This decision appears to fall in that small class which finally determine claims of right separable from, and collateral to, rights asserted in the action, too important to be denied review and too independent of the cause itself to require that appellate consideration be deferred until the whole case is adjudicated. The Court has long given this provision of the statute this practical rather than a technical construction. Bank of Columbia v. Sweeny, 1 Pet. 567, 569 [7 L.Ed. 265]; United States v. River Rouge Co., 269 U.S. 411, 414, [46 S.Ct. 144, 70 L.Ed. 339]; Cobbledick v. United States, 309 U.S. 323, 328 [60 S.Ct. 540, 84 L.Ed. 783].
We hold this order appealable because it is a final disposition of a claimed right which is not an ingredient of the cause of action and does not require consideration with it.
In Stack v. Boyle, the Supreme Court ruled that the proper proceeding for testing the correctness of an order of a district court denying a motion to reduce bail is not habeas corpus but an appeal from the order denying the motion. In saying that such an order is appealable as a final decision under 28 U.S.C. § 1291, the Supreme Court relied upon the Cohen case. In Swift & Co. v. Compania Caribe, the Supreme Court held that an order of a district court vacating an attachment secured in a libel in personam is reviewable under 28 U.S.C. § 1291. Again the Supreme Court relied upon the Cohen case.
While the petition for the removal of Miller and Perry as administrators was filed in the probate proceeding and while the order of the District Court of May 29, 1951, was an order which related to the administration of the decedent's estate, it was the result of a collateral proceeding; to wit, the removal proceeding contemplated by Title 20-603 of the District of Columbia Code. If the order was erroneous and is not appealable its effect upon the right of the appellant Collins as a beneficiary of the estate will be final, because the administration of the estate will continue under and be completed by administrators not disposed to conduct the administration in a manner responsive to the provisions of the Code and the Rules of the District Court — the purpose of which is to secure prompt and proper administration in the interest of those entitled to distribution. The order was not tentative, informal or incomplete; on the contrary, it finally disposed of the claimed right of the appellant Collins to remove Miller and Perry as administrators, and finally clothed the latter with authority to complete the administration. The order was not a mere step toward final judgment in which it would merge. On final distribution of the estate it will be too late effectively to review
The appellee Miller, through his counsel, principally relies, in contending that the order of May 29, 1951 is not appealable, upon the following cases: Skirvin v. Mesta, 141 F.2d 668 (10 Cir.1944); United States v. Otley, 116 F.2d 958 (9 Cir.1940); Grand Beach Co. v. Gardner, 34 F.2d 836 (6 Cir. 1929); Guardian Trust Co. v. Shedd, 240 Fed. 689 (8 Cir.1917). Counsel cites these cases as holding that an order denying a motion for the removal of a receiver is not appealable and urges that they, therefore, constitute, by analogy, precedents against the appealability of the order in the instant case. We think the cases are distinguishable. In Skirvin v. Mesta, Grand Beach Co. v. Gardner, and Guardian Trust Co. v. Shedd, the motions, orders denying which were held not appealable, were not motions to remove a receiver for cause, but motions to disestablish the receivership itself. The motions were attempts at an indirect appeal from the orders appointing a receiver, i. e., establishing the receivership, after the expiration of time for the taking of an appeal from such orders. United States v. Otley involved an order of a district court vacating its own previous order appointing a receiver. Upon an appeal from a "purported judgment" entered in the action in which a receiver had been appointed, a motion was made in the Court of Appeals for an order reinstating the receivership. The Court of Appeals said that this was in effect a request to review and reverse the order vacating the order appointing the receiver, but that the court could not review and reverse that order since it had not been appealed from. The Court of Appeals added that it could not have been appealed from because it was not a final decision and not an appealable interlocutory order or decree. That, however, was obviously but dictum. Moreover, like the three cases above commented upon the case involved no question of removal of the receiver for cause, but only a question concerning the continuance of the receivership.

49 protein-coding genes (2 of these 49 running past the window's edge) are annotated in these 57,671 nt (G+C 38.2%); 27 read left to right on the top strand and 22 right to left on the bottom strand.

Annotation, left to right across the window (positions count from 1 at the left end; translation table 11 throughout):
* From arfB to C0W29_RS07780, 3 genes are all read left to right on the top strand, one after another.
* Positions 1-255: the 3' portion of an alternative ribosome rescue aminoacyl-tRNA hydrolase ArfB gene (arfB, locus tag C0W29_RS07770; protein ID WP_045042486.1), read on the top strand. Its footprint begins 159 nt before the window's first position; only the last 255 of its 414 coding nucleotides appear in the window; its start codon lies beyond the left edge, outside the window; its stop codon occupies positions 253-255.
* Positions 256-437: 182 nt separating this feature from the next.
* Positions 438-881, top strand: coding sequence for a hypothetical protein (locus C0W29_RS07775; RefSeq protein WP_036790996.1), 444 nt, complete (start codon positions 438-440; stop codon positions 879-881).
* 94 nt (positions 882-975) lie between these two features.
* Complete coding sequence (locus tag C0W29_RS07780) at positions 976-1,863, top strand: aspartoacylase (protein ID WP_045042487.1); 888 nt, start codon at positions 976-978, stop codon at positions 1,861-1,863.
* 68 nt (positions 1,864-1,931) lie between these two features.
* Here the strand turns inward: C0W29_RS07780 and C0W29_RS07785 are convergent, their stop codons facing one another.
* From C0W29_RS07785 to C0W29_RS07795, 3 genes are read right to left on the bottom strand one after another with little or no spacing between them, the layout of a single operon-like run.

Counsel for appellee Miller, with commendable frankness, refers the court to Perry v. Wilson, 60 App.D.C. 109, 48 F.2d 1021 (1931), as a ruling by this Court of Appeals that an order dismissing a petition for the removal of an administrator for cause is appealable. The court in that case, in dealing with an assignment of error relating to such an order overruled the assignment "because the appeal from the order was not perfected in time." That was, on the face of the opinion of the court, a ruling that implied that the order was appealable. But an examination of the briefs and record in Perry v. Wilson discloses that the question raised was not as to the appealability of the order but as to whether the appeal was taken in time, and therefore the case is not strictly an authority for the appealability of such an order. Accordingly, we do not base our decision in the instant case upon Perry v. Wilson. We rely upon the decisions of the Supreme Court above reviewed.
Motion to dismiss the appeal denied.